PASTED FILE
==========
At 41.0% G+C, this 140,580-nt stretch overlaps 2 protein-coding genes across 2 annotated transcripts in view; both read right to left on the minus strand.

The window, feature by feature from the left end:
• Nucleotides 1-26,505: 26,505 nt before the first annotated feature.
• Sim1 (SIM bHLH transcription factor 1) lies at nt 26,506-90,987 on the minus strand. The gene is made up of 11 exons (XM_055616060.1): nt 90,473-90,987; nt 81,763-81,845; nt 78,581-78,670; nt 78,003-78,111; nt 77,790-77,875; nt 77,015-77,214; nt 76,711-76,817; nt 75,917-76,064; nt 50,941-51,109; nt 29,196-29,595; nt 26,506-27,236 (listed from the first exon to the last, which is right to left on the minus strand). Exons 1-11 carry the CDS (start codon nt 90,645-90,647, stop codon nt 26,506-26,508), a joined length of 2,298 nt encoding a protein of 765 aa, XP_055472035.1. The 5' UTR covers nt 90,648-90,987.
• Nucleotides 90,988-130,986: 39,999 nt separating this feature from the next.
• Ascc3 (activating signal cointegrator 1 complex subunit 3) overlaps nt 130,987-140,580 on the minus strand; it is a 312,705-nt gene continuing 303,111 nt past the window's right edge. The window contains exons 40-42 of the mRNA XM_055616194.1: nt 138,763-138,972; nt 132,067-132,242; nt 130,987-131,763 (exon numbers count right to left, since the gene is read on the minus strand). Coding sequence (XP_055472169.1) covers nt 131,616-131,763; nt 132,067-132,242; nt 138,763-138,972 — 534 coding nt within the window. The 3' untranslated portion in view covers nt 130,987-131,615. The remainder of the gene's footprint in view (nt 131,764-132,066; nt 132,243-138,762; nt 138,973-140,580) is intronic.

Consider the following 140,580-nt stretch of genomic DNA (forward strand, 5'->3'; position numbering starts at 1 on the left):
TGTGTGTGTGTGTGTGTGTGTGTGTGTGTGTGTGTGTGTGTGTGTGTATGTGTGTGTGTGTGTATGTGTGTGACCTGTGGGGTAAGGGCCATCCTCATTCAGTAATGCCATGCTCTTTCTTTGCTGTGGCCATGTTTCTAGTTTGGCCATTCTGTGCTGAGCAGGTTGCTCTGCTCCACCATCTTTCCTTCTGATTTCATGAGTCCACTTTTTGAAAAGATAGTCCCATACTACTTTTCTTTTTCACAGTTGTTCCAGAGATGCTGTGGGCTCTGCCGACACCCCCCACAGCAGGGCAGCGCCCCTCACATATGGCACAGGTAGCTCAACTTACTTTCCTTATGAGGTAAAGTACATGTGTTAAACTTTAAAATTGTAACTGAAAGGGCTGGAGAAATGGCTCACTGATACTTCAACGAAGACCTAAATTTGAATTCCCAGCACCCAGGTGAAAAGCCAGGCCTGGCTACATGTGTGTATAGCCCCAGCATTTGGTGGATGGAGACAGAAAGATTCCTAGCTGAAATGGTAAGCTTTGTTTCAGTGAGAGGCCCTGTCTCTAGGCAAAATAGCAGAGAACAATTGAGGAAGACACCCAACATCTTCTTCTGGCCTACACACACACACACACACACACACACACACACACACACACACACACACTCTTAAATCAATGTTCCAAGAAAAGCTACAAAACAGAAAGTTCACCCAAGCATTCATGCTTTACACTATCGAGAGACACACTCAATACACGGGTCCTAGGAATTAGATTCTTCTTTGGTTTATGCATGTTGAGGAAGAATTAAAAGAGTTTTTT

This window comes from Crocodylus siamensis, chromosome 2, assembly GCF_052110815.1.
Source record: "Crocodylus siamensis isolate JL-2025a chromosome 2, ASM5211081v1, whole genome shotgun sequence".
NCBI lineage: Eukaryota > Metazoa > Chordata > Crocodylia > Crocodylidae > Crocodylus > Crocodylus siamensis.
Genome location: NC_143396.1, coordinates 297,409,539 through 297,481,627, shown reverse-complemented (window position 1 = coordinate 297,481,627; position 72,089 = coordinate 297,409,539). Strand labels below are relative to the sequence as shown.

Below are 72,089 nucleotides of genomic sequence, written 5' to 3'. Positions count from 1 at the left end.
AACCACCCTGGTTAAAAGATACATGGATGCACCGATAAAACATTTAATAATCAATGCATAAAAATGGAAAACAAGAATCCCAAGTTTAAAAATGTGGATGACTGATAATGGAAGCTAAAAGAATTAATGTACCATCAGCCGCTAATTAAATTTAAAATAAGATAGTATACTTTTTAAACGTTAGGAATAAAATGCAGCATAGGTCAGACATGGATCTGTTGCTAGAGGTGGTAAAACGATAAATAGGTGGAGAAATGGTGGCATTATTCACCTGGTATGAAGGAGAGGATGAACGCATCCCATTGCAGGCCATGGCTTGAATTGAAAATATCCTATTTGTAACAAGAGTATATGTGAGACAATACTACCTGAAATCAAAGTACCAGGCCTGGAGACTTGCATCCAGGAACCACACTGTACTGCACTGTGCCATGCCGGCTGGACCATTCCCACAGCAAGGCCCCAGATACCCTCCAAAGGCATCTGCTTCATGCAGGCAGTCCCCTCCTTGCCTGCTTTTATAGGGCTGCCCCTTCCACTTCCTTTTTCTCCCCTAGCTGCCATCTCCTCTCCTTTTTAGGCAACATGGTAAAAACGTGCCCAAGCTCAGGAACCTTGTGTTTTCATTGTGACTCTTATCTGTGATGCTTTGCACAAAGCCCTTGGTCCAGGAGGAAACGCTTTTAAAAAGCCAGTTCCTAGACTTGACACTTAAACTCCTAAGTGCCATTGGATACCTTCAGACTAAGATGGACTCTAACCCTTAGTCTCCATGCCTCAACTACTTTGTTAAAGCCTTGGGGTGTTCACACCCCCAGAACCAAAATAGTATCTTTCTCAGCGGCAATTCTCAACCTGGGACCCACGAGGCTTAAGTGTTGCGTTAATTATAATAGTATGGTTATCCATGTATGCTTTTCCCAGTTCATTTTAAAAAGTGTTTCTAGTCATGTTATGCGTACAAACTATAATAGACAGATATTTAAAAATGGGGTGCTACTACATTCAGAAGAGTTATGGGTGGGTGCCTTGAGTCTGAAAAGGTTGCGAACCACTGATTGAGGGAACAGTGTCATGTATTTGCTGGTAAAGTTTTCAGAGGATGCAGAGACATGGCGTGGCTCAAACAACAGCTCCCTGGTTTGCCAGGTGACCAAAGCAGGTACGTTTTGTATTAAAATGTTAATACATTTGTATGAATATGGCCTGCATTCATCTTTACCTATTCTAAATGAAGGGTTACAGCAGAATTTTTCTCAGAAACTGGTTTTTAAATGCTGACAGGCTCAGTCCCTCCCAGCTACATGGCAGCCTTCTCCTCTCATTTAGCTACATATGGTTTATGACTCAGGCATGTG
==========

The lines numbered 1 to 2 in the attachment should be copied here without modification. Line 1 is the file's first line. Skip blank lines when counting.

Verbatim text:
At 41.0% G+C, this 140,580-nt stretch overlaps 2 protein-coding genes across 2 annotated transcripts in view; both read right to left on the minus strand.

The window, feature by feature from the left end: